Promotion, yet alone a title win, still hangs in the balance for Leeds. With the season approaching its final quarter, nothing is guaranteed, but Marco Bielsa’s transformation of Leeds United has undoubtedly been the talk of the Championship throughout 2018/19.
From his meticulous, tailored research of opposition teams, to his famous passion from the touchline, the Argentinian clearly lives for the game. This passion has clearly transferred itself into the might Whites, and the dynamic performances are reflected by some superlative stats for key players, and the team – on both sides of the whitewash.
Naturally, the measure by which a new manager is most readily compared to his predecessors is how Leeds’ points tally stands at certain flashpoints in the season. Curiously, Leeds have achieved 14 points after the first six games of the last two seasons.
Both returns were enough to see Leeds occupy a podium place, but by Christmas Day in 2017, the Whites had slipped to fifth and had accrued 39 points. Exactly one year later, Leeds spent Christmas top of the league, having jumped nine points in addition to four league places.
A lot of people would also argue that the end of January is a significant time to assess the progress a new manager has made. All too often, teams can slip after Christmas, and that is exactly what happened to Leeds last season. Slipping further to tenth, and sitting on 44 points at the end of January 2018, the promotion battle was all but lost.
This season Leeds were still top on 31 January with 57 points, and the comparative gap was even bigger than it stood at Christmas.
Home comforts and late strikes
Back on 9 February, a stoppage time equaliser rescued a point for Leeds at Middlesbrough, which had until that point been a veritable fortress. As a result of that, Leeds had netted nearly a third (31.4%) of their league goals in the final 15 minutes of play, and so it goes without saying that Leeds fans cannot leave the game early.
This has particularly been the case since the turn of the year, and most significantly – between 19 January and 13 February – four of Leeds’ five games played within that period saw Bielsa’s charges score in the final five minutes. Though these goals only served to see Leeds gain a total of three extra points, they could be vital in the context of the Championship’s tightest promotion battle in memory.
All successful promotion charges are also built on a strong home campaign, and of even greater importance is the fact that Leeds’ home form is hitting maximum efficiency at the right time. As of 20 February, the Whites have experienced just two losses in their previous eleven Championship home games.
In addition, ten of Leeds’ last eleven home league victories have also been characterised by Leeds scoring the opener. Though winning after an opening goal makes no difference to the ultimate reward of three points, boasting such an ability can only dent an opposing team’s confidence after conceding first, and give Leeds a real psychological advantage.
Stars of the show
Much of Leeds’ mastery is down to the great influence of Liam Cooper. A ‘captain marvel’ if ever there was one, Cooper leads the performance charts on Squawka, and outstrips even the free-scoring Neal Maupay of Brentford in that all-encompassing players’ table.
Combining all of the key statistics required of a top defensive captain, Cooper ranks twentieth in the league of extraordinary players, boasting the following stats as of 20 February:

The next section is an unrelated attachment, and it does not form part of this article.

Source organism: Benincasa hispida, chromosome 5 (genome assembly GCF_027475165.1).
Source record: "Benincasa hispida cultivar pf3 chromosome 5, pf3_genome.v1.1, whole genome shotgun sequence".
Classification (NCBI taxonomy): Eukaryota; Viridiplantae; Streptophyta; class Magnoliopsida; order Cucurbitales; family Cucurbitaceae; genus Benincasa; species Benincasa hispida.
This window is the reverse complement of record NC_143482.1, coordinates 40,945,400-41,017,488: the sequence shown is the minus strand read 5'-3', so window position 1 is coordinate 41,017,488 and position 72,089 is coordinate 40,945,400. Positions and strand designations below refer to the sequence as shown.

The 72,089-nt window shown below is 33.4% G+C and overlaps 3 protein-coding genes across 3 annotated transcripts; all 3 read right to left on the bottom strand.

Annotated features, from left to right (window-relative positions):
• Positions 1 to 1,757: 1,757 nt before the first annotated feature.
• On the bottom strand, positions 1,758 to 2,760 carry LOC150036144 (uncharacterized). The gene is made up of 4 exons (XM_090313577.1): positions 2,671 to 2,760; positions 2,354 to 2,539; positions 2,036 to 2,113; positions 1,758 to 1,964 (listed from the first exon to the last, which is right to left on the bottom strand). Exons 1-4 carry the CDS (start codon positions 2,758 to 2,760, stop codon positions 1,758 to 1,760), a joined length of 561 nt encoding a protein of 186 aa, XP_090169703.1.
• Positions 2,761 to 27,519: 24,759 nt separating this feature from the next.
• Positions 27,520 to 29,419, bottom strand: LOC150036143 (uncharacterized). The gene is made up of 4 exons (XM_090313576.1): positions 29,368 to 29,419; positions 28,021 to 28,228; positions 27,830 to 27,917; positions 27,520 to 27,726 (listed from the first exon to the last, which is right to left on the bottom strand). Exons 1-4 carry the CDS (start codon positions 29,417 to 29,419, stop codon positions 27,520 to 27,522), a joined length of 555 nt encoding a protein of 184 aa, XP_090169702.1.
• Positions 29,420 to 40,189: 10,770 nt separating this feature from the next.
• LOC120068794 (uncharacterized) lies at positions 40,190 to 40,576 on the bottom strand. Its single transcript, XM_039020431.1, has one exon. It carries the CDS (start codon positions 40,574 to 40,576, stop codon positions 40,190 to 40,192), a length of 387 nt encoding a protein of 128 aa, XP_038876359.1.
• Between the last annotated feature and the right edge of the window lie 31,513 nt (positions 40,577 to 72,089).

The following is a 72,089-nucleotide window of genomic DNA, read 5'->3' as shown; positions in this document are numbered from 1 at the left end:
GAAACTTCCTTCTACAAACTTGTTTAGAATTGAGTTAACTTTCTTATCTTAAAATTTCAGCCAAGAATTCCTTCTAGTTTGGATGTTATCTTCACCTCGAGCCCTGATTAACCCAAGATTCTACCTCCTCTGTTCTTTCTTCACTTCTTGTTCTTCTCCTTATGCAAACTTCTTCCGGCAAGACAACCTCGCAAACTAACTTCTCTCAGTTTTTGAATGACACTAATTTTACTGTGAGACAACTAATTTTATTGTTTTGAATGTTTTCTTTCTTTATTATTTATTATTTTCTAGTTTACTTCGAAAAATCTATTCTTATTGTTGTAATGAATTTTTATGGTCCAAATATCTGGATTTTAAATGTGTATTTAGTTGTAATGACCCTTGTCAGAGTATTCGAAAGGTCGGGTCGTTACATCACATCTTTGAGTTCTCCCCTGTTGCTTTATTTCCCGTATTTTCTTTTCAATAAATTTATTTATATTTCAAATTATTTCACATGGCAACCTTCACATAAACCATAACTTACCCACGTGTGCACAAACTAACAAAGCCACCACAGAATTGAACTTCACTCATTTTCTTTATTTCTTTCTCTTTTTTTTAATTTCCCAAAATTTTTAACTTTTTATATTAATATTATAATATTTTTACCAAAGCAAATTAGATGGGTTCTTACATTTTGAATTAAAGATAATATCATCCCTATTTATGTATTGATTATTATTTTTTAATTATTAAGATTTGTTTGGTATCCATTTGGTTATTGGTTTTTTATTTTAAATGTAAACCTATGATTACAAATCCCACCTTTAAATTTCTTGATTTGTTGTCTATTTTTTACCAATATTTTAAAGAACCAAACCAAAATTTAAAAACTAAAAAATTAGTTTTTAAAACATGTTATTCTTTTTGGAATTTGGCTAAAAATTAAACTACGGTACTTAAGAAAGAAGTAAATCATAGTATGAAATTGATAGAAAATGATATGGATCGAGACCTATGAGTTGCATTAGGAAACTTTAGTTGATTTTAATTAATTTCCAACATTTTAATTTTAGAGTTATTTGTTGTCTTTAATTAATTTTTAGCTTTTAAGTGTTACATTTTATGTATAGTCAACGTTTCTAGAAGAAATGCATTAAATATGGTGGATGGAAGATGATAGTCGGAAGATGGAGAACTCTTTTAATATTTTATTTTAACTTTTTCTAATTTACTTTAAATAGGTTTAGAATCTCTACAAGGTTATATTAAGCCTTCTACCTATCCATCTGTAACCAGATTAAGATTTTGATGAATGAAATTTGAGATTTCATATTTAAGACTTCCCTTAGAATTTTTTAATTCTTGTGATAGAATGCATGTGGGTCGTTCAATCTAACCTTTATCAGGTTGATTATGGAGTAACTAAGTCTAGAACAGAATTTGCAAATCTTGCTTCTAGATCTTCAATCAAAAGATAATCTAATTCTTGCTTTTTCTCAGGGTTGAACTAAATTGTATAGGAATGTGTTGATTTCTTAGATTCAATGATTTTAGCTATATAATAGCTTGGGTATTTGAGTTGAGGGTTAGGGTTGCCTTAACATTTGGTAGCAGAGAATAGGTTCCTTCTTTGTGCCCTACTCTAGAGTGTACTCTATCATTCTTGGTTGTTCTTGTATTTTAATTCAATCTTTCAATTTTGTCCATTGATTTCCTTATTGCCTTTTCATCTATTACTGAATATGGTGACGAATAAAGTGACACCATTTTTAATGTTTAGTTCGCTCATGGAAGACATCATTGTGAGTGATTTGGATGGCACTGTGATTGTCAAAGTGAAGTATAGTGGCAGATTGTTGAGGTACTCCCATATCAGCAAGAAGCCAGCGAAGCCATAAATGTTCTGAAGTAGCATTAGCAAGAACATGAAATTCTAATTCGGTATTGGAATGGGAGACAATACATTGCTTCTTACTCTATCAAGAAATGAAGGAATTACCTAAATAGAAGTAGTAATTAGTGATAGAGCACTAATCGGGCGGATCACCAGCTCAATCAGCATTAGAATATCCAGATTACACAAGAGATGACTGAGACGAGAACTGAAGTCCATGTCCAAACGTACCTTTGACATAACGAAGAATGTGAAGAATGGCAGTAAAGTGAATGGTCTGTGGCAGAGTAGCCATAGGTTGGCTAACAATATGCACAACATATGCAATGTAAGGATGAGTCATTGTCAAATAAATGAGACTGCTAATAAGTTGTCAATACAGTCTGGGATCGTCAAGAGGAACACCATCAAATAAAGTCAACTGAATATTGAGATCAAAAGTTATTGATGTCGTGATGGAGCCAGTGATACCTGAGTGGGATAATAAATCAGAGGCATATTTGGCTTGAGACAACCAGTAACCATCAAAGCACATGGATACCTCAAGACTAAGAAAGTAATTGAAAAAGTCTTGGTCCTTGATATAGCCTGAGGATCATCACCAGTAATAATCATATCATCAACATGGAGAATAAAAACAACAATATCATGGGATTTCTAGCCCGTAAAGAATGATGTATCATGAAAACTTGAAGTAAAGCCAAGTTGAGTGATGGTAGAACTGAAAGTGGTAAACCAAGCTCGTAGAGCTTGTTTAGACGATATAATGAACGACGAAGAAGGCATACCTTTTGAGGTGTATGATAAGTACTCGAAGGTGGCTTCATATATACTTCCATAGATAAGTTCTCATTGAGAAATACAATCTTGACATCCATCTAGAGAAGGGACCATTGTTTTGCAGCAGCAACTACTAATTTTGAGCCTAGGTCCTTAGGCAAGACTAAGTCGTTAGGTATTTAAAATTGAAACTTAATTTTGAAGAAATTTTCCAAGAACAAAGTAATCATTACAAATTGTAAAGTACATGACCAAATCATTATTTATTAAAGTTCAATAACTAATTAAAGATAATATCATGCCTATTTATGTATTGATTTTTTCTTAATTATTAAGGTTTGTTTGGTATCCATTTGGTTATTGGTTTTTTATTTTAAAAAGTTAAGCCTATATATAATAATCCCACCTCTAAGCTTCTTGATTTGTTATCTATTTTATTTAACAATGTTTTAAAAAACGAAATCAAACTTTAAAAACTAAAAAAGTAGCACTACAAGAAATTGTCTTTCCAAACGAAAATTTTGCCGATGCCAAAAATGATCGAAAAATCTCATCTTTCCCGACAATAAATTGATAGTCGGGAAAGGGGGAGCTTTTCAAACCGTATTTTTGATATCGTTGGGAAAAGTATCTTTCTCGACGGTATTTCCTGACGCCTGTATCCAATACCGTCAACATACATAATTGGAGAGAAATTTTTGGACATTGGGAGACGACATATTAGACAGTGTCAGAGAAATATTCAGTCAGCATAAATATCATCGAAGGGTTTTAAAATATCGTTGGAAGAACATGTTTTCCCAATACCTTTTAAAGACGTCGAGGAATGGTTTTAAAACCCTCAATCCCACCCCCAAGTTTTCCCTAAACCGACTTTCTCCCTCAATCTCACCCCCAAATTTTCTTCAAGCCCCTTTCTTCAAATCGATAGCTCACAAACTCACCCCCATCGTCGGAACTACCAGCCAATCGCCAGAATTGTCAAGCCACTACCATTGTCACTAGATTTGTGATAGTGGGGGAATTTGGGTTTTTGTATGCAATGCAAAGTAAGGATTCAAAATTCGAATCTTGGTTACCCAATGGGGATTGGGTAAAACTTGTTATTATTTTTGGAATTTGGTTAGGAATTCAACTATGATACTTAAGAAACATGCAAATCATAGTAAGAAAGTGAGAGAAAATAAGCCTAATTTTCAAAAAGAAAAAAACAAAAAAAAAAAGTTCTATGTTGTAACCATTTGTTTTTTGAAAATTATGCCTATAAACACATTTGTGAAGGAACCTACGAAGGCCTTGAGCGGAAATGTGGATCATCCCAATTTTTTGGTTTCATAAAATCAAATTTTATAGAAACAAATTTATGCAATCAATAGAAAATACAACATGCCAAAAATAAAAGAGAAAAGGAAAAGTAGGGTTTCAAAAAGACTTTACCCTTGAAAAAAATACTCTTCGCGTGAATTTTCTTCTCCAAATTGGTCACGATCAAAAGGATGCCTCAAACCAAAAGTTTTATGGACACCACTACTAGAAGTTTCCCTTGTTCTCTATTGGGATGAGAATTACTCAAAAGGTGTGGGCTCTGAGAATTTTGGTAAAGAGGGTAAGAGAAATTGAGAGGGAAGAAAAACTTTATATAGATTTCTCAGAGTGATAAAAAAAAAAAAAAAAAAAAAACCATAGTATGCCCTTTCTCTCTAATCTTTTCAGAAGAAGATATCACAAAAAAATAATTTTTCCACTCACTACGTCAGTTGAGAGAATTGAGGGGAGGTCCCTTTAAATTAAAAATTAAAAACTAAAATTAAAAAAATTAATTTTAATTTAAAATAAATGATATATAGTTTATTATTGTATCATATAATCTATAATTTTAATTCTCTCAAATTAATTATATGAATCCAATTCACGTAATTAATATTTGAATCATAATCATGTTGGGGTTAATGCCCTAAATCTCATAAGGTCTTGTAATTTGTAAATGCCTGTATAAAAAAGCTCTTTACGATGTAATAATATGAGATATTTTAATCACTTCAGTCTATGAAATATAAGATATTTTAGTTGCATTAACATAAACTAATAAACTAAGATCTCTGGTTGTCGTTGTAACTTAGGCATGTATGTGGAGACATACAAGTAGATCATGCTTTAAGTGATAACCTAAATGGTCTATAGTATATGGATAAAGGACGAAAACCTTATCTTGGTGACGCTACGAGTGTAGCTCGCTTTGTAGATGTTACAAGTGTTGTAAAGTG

• Aerial duels won: 114
• Take-on successes per game: 9
• Tackles won per game: 19
Mateusz Klich is also fourth in the Championship performance scoring charts, and if comparing him to the other central midfielders and using the criteria most relevant to his position, he just about sneaks into the top ten ahead of Leeds’ upcoming home match with Bolton:
• Passes completed: 913
• Assists created: 4
• Chances created: 26
• Through-balls per match: 1
Opinions will differ, and there is still plenty of opportunity for the complexion of the promotion race to change, even though Leeds are still favourite in the Championship Outright Index. However, it is Sheffield United, Norwich and West Brom that are the teams seen as the likeliest to ruin Leeds’ cause – so how do Bielsa’s men compare to those promotion rivals?
With Bielsa being a coach who values precision and ball retention to frustrate the opposition, it is hardly surprising to see that of the quartet likeliest to make up the top four, it is Leeds that have completed the most passes – 9,469 to be precise, though that number will undoubtedly increase against strugglers Bolton.
Outstripping Sheffield United by over 1,000 passes completed, Leeds’ ability to mix the verbose with the pragmatic is an important asset in a title race of this magnitude.
They don’t just pass the ball for the sake of it either, with Leeds creating the most chances from open play (249) than their three main rivals. While Norwich have created the most assists, Leeds also have the greatest rate of assists from chances created. Leeds have also scored the most goals from corners of the four frontrunners.
On current form, there will be plenty more for Leeds fans to boast about, but all that matters is the ultimate goal – to end fifteen years of misery in the wilderness, and the opportunity to right the sinful wrongs of the early 2000s that led Leeds there in the first place.
A passionate sports writer since 2010, Tamhas Woods is a content specialist and editor who lives for football.
Where do high-flying Leeds stand in the Championship stats?